Boehringer begins trial to assess OFEV with pirfenidone in IPF patients

14th December 2015 (Last Updated December 14th, 2015 18:30)

Germany's Boehringer Ingelheim has started a new 12-week multinational trial to evaluate the safety, tolerability and pharmacokinetics (PK) of add-on treatment with pirfenidone to background therapy with OFEV (nintedanib) to treat patients with idiopathic pulmonary fibrosis (IPF).

Germany's Boehringer Ingelheim has started a new trial to evaluate the safety, tolerability and pharmacokinetics (PK) of OFEV (nintedanib) with add-on treatment pirfenidone.

The treatment method is for patients with idiopathic pulmonary fibrosis (IPF), a rare condition that causes thickening and scarring of the lung tissue over time. This limits the amount of oxygen that can be delivered to major organs, and also causes breathing difficulties.

The trial's primary endpoint is the percentage of patients with on-treatment gastrointestinal (GI) adverse events from baseline to week 12, as the most frequent adverse events for both products are of a gastrointestinal nature.

The company noted that on-treatment adverse events are defined as AEs, with an onset from the first dose of randomised treatment up to the last dose of randomised treatment.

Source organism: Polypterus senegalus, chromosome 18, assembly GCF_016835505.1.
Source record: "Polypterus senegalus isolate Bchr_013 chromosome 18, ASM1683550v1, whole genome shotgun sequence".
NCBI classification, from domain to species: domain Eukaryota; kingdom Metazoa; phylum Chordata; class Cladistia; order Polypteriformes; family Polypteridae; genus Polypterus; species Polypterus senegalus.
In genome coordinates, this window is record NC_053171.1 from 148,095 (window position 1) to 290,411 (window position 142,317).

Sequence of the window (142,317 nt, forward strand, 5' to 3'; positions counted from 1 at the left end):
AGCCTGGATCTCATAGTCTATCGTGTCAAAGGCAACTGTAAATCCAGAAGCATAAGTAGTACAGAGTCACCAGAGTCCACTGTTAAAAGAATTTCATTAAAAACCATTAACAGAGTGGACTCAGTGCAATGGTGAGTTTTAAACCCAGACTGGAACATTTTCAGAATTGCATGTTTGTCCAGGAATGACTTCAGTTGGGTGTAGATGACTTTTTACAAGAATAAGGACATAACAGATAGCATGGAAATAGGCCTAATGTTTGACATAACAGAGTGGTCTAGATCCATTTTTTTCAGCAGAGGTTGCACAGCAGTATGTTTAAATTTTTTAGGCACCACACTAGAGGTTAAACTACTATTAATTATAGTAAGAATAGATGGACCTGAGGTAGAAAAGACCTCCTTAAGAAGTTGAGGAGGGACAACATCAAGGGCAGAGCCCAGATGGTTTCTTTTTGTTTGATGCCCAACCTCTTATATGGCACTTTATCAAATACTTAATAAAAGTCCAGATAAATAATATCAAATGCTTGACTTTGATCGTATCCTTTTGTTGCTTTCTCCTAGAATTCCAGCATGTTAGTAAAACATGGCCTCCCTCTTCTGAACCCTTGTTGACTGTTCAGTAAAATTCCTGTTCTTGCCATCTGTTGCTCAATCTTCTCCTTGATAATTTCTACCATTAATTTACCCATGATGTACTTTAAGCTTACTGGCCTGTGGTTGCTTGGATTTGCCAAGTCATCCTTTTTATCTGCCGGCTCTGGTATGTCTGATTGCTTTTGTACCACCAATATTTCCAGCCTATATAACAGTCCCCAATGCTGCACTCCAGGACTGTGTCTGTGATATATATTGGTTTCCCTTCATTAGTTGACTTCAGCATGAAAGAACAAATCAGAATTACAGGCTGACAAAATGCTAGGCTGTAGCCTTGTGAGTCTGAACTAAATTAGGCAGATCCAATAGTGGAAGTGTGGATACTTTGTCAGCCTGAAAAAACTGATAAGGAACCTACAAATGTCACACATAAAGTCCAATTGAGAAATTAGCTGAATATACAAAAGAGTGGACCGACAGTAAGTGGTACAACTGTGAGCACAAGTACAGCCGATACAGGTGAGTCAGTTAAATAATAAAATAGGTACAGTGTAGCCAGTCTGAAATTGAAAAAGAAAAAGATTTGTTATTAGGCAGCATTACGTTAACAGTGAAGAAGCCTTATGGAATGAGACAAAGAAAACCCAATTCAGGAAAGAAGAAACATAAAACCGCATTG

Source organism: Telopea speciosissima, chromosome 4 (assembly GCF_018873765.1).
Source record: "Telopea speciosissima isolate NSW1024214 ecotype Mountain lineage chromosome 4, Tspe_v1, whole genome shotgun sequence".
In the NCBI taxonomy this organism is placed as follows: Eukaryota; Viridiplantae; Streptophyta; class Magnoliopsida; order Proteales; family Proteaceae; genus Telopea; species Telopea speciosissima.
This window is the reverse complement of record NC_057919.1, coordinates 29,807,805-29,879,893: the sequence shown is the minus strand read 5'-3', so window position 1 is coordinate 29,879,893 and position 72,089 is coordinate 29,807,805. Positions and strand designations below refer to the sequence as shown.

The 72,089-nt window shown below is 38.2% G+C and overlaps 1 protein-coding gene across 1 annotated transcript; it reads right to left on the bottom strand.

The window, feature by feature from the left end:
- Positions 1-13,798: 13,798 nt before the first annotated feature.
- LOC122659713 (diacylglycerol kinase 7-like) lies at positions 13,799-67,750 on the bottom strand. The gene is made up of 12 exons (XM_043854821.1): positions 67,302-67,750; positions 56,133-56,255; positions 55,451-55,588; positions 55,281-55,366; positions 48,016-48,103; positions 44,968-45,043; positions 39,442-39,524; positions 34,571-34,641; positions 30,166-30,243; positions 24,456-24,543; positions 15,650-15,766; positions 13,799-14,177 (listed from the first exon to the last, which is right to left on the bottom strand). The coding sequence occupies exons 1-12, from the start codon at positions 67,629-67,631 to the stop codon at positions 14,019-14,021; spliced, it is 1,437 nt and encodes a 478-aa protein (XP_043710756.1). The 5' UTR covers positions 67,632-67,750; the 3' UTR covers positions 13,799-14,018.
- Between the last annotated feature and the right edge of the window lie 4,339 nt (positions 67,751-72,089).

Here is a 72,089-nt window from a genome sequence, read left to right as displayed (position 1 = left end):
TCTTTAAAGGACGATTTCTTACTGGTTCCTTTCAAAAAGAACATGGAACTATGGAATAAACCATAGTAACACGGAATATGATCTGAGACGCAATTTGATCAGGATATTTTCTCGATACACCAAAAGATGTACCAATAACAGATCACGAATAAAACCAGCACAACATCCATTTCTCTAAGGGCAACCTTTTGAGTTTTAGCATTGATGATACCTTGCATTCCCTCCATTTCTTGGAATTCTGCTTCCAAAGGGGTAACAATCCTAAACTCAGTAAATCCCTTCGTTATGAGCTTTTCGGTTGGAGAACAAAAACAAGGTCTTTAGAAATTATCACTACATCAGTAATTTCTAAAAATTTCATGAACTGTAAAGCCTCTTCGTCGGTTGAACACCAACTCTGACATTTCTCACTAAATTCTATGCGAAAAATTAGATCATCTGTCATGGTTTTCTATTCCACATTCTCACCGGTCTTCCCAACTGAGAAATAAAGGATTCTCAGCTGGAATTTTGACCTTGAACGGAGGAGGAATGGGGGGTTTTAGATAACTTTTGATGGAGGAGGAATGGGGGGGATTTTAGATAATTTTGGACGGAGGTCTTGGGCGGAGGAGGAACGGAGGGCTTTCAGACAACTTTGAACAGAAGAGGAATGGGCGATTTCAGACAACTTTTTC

"This trial is part of our continued commitment to tackling the global burden of progressive fibrotic lung diseases."

100 IPF patients will be enrolled in the 12-week trial from 25 study centres in the US, Canada, Italy, Germany, France, and the Netherlands.

The trial's secondary endpoint, the amount of OFEV and pirfenidone circulating in the blood, will be measured to evaluate whether pirfenidone influences the amount of OFEV found in the blood.

Boehringer Ingelheim Medicine corporate senior vice-president and chief medical officer Dr Christopher Corsico said: "The safety and wellbeing of patients is at the centre of everything we do. We are initiating this trial to ensure that we provide the scientific community with important information regarding OFEV combination therapy.

"This trial is part of our continued commitment to tackling the global burden of progressive fibrotic lung diseases."

The median survival of IPF patients following diagnosis is just two to three years, underlining the importance of early and accurate diagnosis, and treatments that can help to slow disease progression.

Italy Regional Centre for Rare Lung Diseases profesor Carlo Vancheri said: "With the publication in July 2015 of the updated international evidence-based guideline for IPF, we now have conditional recommendations for the use of two approved treatment options for patients with IPF; nintedanib and pirfenidone.

"However, there has been limited evidence to date to establish the safety of combining these treatments. This new trial will provide essential information regarding the safety of adding pirfenidone to core treatment with nintedanib, and could help guide future therapy decisions in IPF."